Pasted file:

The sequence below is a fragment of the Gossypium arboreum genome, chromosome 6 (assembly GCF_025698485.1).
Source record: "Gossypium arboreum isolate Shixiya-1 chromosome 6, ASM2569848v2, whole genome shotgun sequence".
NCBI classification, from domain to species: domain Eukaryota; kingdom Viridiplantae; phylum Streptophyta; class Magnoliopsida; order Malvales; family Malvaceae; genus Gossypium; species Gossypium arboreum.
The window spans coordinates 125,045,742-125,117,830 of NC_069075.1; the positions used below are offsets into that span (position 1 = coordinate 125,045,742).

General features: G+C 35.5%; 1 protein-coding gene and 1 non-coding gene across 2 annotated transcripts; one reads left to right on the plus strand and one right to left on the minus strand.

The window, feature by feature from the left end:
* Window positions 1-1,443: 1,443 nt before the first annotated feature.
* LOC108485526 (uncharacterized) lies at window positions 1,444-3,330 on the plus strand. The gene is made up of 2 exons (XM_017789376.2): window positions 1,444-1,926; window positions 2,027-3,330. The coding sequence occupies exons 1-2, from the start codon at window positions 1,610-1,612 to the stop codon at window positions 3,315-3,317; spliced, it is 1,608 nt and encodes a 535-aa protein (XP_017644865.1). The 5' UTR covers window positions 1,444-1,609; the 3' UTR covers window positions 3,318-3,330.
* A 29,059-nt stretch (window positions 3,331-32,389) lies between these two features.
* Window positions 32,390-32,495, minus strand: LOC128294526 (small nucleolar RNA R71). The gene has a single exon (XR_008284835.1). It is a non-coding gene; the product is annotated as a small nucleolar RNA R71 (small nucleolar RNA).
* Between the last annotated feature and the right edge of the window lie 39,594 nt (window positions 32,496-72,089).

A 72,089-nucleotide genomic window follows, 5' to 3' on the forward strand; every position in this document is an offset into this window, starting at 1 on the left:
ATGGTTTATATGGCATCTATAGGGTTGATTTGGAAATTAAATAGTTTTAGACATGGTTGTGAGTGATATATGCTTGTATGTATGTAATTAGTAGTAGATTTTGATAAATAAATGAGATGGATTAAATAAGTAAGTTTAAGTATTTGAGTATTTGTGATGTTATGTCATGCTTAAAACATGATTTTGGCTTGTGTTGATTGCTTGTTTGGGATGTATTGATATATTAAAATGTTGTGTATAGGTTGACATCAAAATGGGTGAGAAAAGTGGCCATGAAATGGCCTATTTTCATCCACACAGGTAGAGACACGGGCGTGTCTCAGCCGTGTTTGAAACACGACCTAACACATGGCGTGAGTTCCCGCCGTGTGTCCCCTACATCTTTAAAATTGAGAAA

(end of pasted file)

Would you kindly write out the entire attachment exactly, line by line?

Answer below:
The sequence below is a fragment of the Gossypium arboreum genome, chromosome 6 (assembly GCF_025698485.1).
Source record: "Gossypium arboreum isolate Shixiya-1 chromosome 6, ASM2569848v2, whole genome shotgun sequence".
NCBI classification, from domain to species: domain Eukaryota; kingdom Viridiplantae; phylum Streptophyta; class Magnoliopsida; order Malvales; family Malvaceae; genus Gossypium; species Gossypium arboreum.
The window spans coordinates 125,045,742-125,117,830 of NC_069075.1; the positions used below are offsets into that span (position 1 = coordinate 125,045,742).

General features: G+C 35.5%; 1 protein-coding gene and 1 non-coding gene across 2 annotated transcripts; one reads left to right on the plus strand and one right to left on the minus strand.

The window, feature by feature from the left end:
* Window positions 1-1,443: 1,443 nt before the first annotated feature.
* LOC108485526 (uncharacterized) lies at window positions 1,444-3,330 on the plus strand. The gene is made up of 2 exons (XM_017789376.2): window positions 1,444-1,926; window positions 2,027-3,330. The coding sequence occupies exons 1-2, from the start codon at window positions 1,610-1,612 to the stop codon at window positions 3,315-3,317; spliced, it is 1,608 nt and encodes a 535-aa protein (XP_017644865.1). The 5' UTR covers window positions 1,444-1,609; the 3' UTR covers window positions 3,318-3,330.
* A 29,059-nt stretch (window positions 3,331-32,389) lies between these two features.
* Window positions 32,390-32,495, minus strand: LOC128294526 (small nucleolar RNA R71). The gene has a single exon (XR_008284835.1). It is a non-coding gene; the product is annotated as a small nucleolar RNA R71 (small nucleolar RNA).
* Between the last annotated feature and the right edge of the window lie 39,594 nt (window positions 32,496-72,089).

A 72,089-nucleotide genomic window follows, 5' to 3' on the forward strand; every position in this document is an offset into this window, starting at 1 on the left:
ATGGTTTATATGGCATCTATAGGGTTGATTTGGAAATTAAATAGTTTTAGACATGGTTGTGAGTGATATATGCTTGTATGTATGTAATTAGTAGTAGATTTTGATAAATAAATGAGATGGATTAAATAAGTAAGTTTAAGTATTTGAGTATTTGTGATGTTATGTCATGCTTAAAACATGATTTTGGCTTGTGTTGATTGCTTGTTTGGGATGTATTGATATATTAAAATGTTGTGTATAGGTTGACATCAAAATGGGTGAGAAAAGTGGCCATGAAATGGCCTATTTTCATCCACACAGGTAGAGACACGGGCGTGTCTCAGCCGTGTTTGAAACACGACCTAACACATGGCGTGAGTTCCCGCCGTGTGTCCCCTACATCTTTAAAATTGAGAAA